Rain Barrel Art Gallery
2014 Rainbarrel Auction
ARTIST: Rachel Dory, http://www.racheldory.com
ARTIST’S STATEMENT: I love the stark geometry and soaring lines that windmills bring to our rugged Texas landscapes. As I considered the subject of water conservation, I felt that the image of a windmill would be appropriate – both as an object of beauty and as a symbol of responsibly harnessing and conserving our natural resources.
ARTIST: Mara Cardwell –http://www.maracardwellartgallery.com
ARTIST’S STATEMENT: The earth unites us as one on its grounds of natural resources like water, trees, mountains, wildlife and skies. Mother Earth has provided for us for billions of years. It’s time for us to unite forces, conserve the beautiful gifts we live with, and provide for generations to come.
ARTIST: Kay Hughes – http://www.knottgarden.com
ARTIST’S STATEMENT: ‘At the Bird Bath’ is a painted rain barrel for the community of the Rainwater Revival program. The purpose of the program is to raise awareness to water collection and conservation. The proceeds of the program will go the Hill Country Schools. Not only am I a gardener, a Back Yard Habitat provider and rain collector via barrels of many years, but I give to the community. ‘At the Bird Bath’ was inspired by seeing nature and water, feeling it all around and learning from it. My paintings are of nature and fun things out of my studio, Knott Garden in Austin, and I am Kay Hughes.
ARTIST: Kathryn Babboni – http://www.katrynkaink.com
ARTIST’S STATEMENT: My design was inspired by Dr. Masaru Emoto’s book, “ The Hidden Messages in Water”. Dr. Emoto discovered that crystals formed in frozen water reveal changes when specific, concentrated thoughts are directed toward them; in essence proving that our thoughts, words, and our very consciousness has an immediate impact upon the water within both our bodies and environment. I chose to paint upon the rain barrel words of love and gratitude in many languages, with the intent of blessing the water and increasing awareness about our personal and collective responsibility to honor the Element of Water and our Mother Earth. Water is so much more than a mere “resource” to be owned and exploited. Water is a miraculous Element, a living record of humanity, nature, and a sacred blessing to us all. Love & Gratitude, Namaste!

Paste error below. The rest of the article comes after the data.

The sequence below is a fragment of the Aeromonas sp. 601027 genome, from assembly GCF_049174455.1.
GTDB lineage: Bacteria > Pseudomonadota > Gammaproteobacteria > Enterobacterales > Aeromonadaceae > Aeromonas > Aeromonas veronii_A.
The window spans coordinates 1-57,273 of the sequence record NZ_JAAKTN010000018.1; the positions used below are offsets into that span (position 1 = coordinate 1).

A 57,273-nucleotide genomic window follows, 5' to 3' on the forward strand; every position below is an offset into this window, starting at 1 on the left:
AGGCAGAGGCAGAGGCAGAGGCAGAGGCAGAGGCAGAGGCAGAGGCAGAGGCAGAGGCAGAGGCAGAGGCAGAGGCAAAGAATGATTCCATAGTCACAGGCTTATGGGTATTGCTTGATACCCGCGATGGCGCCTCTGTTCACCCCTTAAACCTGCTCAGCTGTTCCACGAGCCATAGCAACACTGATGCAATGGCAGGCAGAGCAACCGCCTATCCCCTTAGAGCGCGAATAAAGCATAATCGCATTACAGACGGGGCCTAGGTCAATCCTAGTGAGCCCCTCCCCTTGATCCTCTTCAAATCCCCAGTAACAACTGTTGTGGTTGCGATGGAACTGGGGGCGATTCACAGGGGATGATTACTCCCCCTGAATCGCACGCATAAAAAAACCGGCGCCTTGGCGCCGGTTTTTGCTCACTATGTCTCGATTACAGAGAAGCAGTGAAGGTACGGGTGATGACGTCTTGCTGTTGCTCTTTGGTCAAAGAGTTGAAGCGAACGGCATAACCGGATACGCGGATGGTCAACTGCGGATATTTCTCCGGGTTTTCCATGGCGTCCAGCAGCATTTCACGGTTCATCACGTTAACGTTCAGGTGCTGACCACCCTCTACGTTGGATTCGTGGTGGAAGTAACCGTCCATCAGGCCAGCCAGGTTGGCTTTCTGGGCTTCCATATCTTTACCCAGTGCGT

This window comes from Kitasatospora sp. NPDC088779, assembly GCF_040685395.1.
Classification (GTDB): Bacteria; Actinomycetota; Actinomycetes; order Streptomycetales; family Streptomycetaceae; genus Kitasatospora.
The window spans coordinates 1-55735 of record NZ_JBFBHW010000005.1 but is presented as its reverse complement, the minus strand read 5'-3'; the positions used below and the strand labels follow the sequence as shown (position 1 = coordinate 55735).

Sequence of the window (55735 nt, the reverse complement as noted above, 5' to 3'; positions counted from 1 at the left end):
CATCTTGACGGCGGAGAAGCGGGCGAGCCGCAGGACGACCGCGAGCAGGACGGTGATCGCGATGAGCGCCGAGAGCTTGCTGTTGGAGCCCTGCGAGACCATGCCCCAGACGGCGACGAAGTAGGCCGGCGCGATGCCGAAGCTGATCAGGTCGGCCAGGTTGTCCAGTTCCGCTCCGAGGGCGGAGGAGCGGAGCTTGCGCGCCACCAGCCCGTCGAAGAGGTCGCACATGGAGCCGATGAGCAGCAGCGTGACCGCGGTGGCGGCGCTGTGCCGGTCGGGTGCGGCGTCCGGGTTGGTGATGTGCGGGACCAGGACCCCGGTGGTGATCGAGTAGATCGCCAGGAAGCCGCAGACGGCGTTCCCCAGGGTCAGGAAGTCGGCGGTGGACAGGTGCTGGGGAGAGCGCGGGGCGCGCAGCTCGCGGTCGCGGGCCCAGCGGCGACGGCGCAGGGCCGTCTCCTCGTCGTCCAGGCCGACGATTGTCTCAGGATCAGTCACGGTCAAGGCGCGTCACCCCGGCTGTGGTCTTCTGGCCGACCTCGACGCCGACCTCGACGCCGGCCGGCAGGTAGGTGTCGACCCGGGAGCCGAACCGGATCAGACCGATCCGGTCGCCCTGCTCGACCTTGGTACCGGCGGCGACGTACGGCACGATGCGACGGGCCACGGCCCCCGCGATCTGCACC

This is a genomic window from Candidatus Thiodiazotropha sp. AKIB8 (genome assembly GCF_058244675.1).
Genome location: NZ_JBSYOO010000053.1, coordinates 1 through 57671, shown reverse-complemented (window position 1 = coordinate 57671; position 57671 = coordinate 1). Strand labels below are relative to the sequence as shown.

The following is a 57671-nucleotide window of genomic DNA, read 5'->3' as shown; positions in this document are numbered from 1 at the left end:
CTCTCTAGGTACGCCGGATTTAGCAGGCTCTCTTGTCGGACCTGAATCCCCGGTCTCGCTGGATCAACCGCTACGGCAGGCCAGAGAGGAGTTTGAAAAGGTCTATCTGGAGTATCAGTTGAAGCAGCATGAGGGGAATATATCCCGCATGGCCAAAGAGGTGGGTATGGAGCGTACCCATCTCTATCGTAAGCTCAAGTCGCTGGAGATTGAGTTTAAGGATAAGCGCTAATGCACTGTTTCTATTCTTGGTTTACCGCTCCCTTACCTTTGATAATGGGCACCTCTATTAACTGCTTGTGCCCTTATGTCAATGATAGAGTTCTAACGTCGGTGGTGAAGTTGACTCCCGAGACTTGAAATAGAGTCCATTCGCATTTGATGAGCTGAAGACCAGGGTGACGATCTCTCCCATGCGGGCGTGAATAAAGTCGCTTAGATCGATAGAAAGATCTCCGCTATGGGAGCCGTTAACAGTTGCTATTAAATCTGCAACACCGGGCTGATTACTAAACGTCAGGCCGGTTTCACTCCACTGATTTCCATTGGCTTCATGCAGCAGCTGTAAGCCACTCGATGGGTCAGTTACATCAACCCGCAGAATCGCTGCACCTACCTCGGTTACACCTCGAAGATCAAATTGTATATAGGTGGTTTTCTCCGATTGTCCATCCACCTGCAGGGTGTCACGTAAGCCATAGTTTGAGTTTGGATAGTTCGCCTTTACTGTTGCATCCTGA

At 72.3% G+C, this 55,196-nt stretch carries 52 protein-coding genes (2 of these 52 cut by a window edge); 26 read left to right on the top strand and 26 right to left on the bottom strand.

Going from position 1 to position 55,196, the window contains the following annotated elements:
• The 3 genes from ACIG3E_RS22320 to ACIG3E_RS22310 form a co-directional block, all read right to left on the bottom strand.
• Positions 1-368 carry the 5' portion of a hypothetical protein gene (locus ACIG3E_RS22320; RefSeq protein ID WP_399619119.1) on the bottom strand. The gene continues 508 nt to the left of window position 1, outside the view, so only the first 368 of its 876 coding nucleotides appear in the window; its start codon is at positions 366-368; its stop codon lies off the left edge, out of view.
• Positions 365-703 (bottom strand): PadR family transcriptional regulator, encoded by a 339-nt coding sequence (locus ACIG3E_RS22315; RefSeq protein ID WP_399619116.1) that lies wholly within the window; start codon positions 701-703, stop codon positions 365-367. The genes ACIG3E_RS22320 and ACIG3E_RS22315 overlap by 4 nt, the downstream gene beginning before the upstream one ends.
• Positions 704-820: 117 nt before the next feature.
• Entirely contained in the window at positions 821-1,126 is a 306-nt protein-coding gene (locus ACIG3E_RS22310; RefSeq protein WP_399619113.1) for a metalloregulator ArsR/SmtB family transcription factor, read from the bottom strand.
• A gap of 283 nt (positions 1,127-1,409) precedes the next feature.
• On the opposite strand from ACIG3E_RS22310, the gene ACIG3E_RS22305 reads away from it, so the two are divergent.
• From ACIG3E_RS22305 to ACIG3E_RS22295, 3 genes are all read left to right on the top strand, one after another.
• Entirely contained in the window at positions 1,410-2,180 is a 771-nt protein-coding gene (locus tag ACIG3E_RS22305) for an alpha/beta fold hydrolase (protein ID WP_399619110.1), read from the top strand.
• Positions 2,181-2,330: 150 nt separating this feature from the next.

2013 Rain Barrel Art:
Artist: Sabine. Senft, Boerne
The colors of our Texas flag are overlaid with gold leaf emphasizing the preciousness of rain and reflective of the glowing atmosphere of a Hill Country summer. Fissures and distressed surfaces allude to our drought-stricken, cracking soil. I added symbols for life and growth along with an agave, a local water storing plant.
Artist: Christopher Barnett, San Marcos
A hidden forest. Secrets kept for children only. This is what I wanted to convey. The book Minder by J. Kabay inspired my barrel. I used charcoal, brass, rust, and ash to depict the darkness within this story. As a Hill Country resident and eco-minded father of four, this project was a fun way to combine all aspects of my immediate world.
Artist: Students at Northeast School of the Arts, San Antonio
The oceans are the largest sources of life on planet Earth, and are slowly losing their abundance of life and habitat. Water conservation seems to be on a back burner of the nation, when it should be one of the most important things to discuss. With this rain barrel one can be reminded of what needs to be saved, nurtured and cared for.
Artist: Pat Jimenez, San Antonio
My barrel is a potpourri of flowers spilling out of baskets and clay pots. Visitors such as ladybugs and dragonflies are feeling right at home amongst the natural essence, which they desire to propagate. There is nothing more beautiful than nature’s own kaleidoscope of colors. To preserve our water resources, conservation is of the utmost importance.
Artist: Cynthia Wilcox, Austin
The drought has given me a deep appreciation of rainwater and ground water, and the key role they play in sustaining life here in Central Texas. I’ve tried to capture the beauty and movement of water in the Edwards Aquifer, and the important role that native vegetation and green spaces play in maintaining the health and vitality of this underground body of water.
Artist: Maren Phillips, San Antonio
Maren Phillips paints all subjects in nature with joy and passion— from Hill Country landscapes to exciting portraits of the critters that roam those hills! Recent work celebrates the scorching sunshine of Texas heat, the dusky greens of the live oak, and the vivid colors of the wildflowers around the state.
Artist: Brenn Colson, Kerrville
My “thing” is frogs. My degree is Design and Art. My medium? Well it isn’t usually paint! (It won’t bend to my will.) But I love doing community projects and helping the environment. I also quilt and volunteer in the art department at the Kerrville State Hospital.
2012 Rain Barrel Art:
It’s Raining Whimsy
Characters from childhood delight you on this rain barrel art- is that a sock rabbit? You cannot help but smile when you look at this design, and when it fills up with water, your plants will be smiling, too, as you water them with this pure and wonderful water.